There are volumes upon volumes of books and reams upon reams of reports about the symptoms and causes of Anxiety Disorder. I’m not a physician, psychiatrist, or medical researcher, so there’s nothing I can add to them. I’ve written before about my own symptoms and about what happens when the debilitating panic sets in, and there’s nothing new for me to add to those. Today I’m writing about the part of anxiety that is, at least for me, the worst part. . .
. . .the torment
One of the most cruel truths about suffering from Anxiety Disorder is that the sufferer is robbed of the life that he or she truly wants and knows they deserve. But, our fears are so overwhelming; they are so all-consuming, that we cannot live that life. The torment of living with anxiety disorder is that, as we are sidelined in fear, we are forced to look on as others experience what we don’t believe we ever can.
Last night, during my nearly nightly rabbit-holing of YouTube, I ran across a BBC documentary from 2013 about a group of young people from the United Kingdom who suffer from severe Obsessive Compulsive Disorder (OCD). Their conditions are so severe that traditional means of treatment have been largely ineffective. The group, all between 17 and 25 years old, volunteer for an intensive treatment regimen which exposes them to their fears and triggers in order to train them to cope with them in hopes of leading more normal lives.
The group flew from London to Seattle, and were then taken into the Washington wilderness. For 10 days, they lived together, half a world away from home, purposely exposing themselves to their greatest fears. The documentary is so raw and real that it almost triggered a panic attack for me as I watched. You see, as things are now, I cannot fathom the thought of being that far away from home–of my “safe place”–with no quick way to get back. But, these kids faced their fears even with no real guarantee that the treatment would work.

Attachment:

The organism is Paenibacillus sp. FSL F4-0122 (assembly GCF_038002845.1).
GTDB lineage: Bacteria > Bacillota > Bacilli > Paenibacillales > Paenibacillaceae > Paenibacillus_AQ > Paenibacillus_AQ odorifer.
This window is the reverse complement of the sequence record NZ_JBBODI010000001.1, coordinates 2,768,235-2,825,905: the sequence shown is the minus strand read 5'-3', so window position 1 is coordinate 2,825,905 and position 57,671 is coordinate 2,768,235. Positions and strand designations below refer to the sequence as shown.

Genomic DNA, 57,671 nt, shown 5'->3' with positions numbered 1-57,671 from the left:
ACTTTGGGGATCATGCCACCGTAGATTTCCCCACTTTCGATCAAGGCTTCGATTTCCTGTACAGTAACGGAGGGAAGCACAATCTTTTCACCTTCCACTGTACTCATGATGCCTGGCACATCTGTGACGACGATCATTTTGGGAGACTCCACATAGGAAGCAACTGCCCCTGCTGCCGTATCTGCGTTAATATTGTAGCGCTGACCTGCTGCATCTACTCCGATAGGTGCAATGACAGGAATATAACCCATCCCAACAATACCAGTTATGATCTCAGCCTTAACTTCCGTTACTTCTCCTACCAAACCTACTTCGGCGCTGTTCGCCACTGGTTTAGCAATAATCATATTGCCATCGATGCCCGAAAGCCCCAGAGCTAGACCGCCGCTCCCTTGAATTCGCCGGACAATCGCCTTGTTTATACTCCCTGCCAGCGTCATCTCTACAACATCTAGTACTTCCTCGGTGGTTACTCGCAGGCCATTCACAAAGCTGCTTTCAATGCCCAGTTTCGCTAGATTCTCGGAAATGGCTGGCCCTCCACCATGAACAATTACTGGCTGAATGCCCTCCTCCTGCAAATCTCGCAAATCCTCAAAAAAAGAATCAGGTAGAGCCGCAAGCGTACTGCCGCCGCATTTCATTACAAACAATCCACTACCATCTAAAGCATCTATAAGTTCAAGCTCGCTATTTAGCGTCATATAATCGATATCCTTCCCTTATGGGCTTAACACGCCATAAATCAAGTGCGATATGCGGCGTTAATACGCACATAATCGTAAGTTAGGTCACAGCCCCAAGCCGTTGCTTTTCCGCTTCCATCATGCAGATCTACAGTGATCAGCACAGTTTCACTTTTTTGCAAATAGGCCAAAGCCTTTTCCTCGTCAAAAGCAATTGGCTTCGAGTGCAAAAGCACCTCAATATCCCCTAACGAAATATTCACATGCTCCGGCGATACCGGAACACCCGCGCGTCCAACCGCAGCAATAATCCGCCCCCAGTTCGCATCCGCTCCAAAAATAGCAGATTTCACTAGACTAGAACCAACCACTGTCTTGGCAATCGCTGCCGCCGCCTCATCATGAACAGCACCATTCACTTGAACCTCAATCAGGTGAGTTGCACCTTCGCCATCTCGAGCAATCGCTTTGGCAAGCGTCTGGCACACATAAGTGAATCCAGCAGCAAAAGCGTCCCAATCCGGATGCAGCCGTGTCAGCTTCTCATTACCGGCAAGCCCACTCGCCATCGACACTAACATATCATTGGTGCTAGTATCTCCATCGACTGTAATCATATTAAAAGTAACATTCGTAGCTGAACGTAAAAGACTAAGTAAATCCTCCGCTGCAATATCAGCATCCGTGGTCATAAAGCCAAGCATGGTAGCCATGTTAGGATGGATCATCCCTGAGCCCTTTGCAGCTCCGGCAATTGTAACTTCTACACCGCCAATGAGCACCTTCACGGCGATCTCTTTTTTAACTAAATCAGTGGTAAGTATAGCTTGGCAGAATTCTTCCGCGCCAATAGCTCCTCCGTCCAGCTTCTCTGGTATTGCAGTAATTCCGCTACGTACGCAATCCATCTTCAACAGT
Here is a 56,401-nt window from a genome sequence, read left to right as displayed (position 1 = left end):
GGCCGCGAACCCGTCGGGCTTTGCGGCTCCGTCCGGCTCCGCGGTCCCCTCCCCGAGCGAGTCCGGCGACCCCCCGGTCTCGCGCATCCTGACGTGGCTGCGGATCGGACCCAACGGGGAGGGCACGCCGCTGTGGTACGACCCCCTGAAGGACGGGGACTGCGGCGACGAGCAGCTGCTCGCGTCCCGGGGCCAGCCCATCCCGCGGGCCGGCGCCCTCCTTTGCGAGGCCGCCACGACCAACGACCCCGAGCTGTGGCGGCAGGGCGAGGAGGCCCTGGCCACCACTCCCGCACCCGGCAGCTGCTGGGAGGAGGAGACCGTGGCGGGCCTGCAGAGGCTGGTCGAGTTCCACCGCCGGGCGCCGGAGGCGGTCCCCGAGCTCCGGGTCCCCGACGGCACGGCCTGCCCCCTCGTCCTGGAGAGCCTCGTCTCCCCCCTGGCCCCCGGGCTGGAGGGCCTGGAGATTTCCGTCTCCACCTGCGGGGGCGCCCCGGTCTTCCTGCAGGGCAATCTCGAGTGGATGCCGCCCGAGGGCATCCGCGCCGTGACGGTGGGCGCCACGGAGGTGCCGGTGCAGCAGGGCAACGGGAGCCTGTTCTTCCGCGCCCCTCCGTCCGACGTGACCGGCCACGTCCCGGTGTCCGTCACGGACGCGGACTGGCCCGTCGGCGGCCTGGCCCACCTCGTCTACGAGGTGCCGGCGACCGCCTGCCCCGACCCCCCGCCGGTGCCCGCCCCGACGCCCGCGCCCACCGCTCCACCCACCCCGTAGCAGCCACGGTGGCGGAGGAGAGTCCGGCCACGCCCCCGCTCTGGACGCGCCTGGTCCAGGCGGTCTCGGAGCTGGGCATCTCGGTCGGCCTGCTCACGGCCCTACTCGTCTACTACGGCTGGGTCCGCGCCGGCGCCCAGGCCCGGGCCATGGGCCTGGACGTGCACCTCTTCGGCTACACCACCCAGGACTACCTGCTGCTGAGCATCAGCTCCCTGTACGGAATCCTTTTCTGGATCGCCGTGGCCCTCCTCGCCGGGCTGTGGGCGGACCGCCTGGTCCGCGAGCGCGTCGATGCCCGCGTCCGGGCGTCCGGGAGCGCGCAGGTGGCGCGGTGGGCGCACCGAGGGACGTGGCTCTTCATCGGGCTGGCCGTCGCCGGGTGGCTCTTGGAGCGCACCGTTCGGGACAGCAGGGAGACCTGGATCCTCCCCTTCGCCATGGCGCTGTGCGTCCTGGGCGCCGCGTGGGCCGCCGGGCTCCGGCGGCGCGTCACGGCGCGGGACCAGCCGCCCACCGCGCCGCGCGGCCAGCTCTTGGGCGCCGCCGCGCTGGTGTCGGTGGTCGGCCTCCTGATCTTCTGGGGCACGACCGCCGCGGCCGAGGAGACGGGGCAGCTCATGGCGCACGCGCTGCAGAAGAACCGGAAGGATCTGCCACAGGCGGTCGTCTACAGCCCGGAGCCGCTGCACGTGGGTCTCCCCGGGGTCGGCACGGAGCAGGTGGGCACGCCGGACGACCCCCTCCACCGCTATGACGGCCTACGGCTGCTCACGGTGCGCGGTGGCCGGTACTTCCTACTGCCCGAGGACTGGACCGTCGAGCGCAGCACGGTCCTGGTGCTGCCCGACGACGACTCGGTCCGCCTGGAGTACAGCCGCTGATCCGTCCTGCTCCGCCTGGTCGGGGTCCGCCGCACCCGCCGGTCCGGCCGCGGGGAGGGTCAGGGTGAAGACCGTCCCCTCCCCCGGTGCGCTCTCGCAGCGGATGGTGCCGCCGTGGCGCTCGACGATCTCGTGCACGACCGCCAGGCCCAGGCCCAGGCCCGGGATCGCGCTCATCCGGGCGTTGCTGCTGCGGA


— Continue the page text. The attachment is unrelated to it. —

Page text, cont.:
In the end, each of them did find success. No, they were not cured of OCD–as yet, there is no cure. But, they did learn coping skills which allowed each of them to go places, do things, and cultivate relationships, all of which had been unthinkable. As they prepared to head back home, each was presented by the therapists who were with them with a dragon charm hanging from a necklace. One of the therapists told the group that the charms were a reminder to each of them of the importance of facing their fears no matter how big they might seem. He quoted Eleanor Roosevelt:
Do one thing every day that scares you.
I sat on the couch and wept. I wept partially from the happiness I felt for those people and partially from the sadness I feel for my own life and partially from the sadness I feel for other people like me who are always looking on.
Damn you, Eleanor Roosevelt!
The real rub with Anxiety Disorder is that those of us who suffer from it understand that our fears are irrational. Research tells us that many people who suffer from Anxiety Disorder are highly intelligent and creative people. We are more than capable of the thought processes necessary to overcome those fears. Not only are we capable of them, but we frequently engage in them. So, if we are so darn smart, why can’t we just take Mrs. Roosevelt’s advice and face them? I can answer that question in two words: cognitive dissonance.
You see, while our fears might be irrational, they are not always unreasonable. For example, I have an extreme fear of heights. My fear of heights is so bad that even standing on an ordinary ladder which one might find in someone’s home is something that I cannot do without triggering very real, physical responses–vertigo, shakiness, etc. Barring some freak set of circumstances, the most that might happen to me if I were to fall from that height would be a torn ligament or a broken bone. However, a fall from heights not all that much higher than the ladder could result in more serious injuries or worse, but the chances it will happen are very low. There you have it–cognitive dissonance. My extreme fear of heights is, simultaneously, irrational but not unreasonable.
It’s easy for people who don’t know the torment of Anxiety Disorder to quote Eleanor Roosevelt and others who have said similar things. Honestly, it should be easy for me and other sufferers to do, but the truth of the matter is that it is not. My fears–yes, I have a long list of them–are far more than things that just scare me. They are life-altering. As much as I want to travel; as much as I miss singing; as much as I want to do something as simple as spend the weekend with friends, I cannot do any of those things–at least not now.
The torment of living with this disorder is that other people get to do all of those things that I want to do while I sit and watch. And, that is worse than anything.